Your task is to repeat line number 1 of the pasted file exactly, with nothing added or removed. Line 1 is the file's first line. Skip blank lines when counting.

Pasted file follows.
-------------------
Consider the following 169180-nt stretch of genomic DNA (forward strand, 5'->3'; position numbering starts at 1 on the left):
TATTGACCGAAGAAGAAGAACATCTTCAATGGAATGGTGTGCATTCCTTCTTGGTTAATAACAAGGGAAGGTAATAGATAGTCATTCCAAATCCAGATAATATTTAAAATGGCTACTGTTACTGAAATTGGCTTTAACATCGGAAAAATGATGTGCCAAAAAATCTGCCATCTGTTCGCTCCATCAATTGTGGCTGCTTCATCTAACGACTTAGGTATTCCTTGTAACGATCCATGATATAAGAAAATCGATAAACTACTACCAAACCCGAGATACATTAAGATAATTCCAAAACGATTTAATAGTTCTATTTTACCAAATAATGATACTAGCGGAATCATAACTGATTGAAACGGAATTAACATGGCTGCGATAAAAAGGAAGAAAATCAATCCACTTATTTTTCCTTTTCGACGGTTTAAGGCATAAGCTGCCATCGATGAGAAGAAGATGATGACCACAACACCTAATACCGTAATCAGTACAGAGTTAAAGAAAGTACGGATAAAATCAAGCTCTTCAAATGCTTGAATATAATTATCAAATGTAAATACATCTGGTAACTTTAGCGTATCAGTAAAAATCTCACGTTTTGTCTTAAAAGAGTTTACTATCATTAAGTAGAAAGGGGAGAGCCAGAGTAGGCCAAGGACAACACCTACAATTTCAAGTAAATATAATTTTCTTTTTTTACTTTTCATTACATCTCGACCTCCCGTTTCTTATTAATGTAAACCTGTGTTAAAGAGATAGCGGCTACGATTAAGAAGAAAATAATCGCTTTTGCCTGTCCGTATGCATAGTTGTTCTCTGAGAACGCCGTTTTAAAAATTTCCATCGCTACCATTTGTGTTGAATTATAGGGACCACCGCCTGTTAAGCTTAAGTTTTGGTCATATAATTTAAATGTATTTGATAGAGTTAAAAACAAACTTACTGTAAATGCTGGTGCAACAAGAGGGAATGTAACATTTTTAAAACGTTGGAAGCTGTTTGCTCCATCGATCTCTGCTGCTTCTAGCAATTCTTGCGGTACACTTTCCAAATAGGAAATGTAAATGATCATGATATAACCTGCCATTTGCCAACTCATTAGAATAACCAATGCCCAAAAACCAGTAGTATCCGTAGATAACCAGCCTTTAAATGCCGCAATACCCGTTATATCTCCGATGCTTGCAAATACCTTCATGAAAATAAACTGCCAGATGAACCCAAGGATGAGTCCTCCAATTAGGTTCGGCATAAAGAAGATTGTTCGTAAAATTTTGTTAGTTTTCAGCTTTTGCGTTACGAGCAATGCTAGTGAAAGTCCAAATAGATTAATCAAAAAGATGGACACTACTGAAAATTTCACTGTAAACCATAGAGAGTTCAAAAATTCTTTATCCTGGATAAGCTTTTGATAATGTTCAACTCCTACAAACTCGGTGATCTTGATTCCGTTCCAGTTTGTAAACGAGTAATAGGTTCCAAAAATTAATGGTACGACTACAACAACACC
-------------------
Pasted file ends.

Consider the following 169180-nt stretch of genomic DNA (forward strand, 5'->3'; position numbering starts at 1 on the left):